Occurrence of antibiotics and antiretroviral drugs in source-separated urine, groundwater, surface water and wastewater in the peri-urban area of Chunga in Lusaka, Zambia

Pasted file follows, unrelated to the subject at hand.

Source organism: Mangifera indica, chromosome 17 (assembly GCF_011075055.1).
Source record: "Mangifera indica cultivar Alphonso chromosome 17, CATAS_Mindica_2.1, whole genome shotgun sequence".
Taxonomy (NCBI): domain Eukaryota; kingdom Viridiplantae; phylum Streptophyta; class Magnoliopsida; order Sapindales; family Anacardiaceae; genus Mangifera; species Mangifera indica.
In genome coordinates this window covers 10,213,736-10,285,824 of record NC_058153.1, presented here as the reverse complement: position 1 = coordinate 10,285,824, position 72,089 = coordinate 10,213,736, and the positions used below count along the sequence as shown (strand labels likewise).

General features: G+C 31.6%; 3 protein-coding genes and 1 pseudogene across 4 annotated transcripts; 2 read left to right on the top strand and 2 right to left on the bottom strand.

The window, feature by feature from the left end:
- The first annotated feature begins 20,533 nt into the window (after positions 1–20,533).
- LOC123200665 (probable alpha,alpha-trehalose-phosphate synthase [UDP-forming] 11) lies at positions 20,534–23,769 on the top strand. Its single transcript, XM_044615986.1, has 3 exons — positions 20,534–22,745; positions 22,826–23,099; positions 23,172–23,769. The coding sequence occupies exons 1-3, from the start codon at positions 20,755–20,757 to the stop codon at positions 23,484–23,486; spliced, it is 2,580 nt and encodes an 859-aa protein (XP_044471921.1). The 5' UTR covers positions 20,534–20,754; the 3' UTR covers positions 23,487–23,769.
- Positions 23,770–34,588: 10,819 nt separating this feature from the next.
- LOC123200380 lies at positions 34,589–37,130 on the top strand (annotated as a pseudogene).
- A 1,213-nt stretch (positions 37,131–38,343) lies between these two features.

Recently, there has been an increased interest in bridging the knowledge gap in the occurrence and fate of pharmaceuticals in African urban water cycles. In this study, the occurrence of 7 antibiotics and 3 antiretrovirals in source-separated urine, groundwater, wastewater and surface water of the peri-urban area of Chunga in Lusaka, Zambia, was studied. In groundwater, the pharmaceuticals were only sporadically present with 4 antibiotics and 1 antiretroviral detected. The concentration of the antibiotics ranged from below limit of quantification (<LOQ) to 880 ng/L, with sulfamethoxazole having the highest detection frequency of 42.3%. In the surface water, a comparatively high concentration of pharmaceuticals was measured with concentrations ranging from <LOQ–11 800 ng/L to <LOQ–49 700 ng/L for antibiotics and antiretroviral drugs, respectively. Similarly, the concentration of antibiotics in wastewater treatment plant (WWTP) influent and effluent waters ranged from 100–33 300 ng/L and 80–30 040 ng/L, respectively. The concentration of the antiretrovirals was also relatively high in the wastewater and ranged from 680–118 970 ng/L and 1 720–55 760 ng/L in the influent and effluent, respectively. The concentration of the target analytes in source-separated urine were several orders of magnitude higher than in wastewater. Sulfamethoxazole, trimethoprim and lamivudine had the highest concentrations, of 7 740 µg/L, 12 800 µg/L and 10 010 µg/L, respectively. The high concentration detected in source-separated urine calls for precautionary measures to be undertaken when such urine is to be used as a fertilizer. However, urine source separation has a major advantage of pooling a significant proportion of excreted pharmaceuticals into small manageable volumes which can be effectively treated, minimizing environmental contamination. The high concentrations of antibiotics and antiretroviral drugs measured in this study necessitate creation of effective barriers to mitigate the possible environmental and human health risks.
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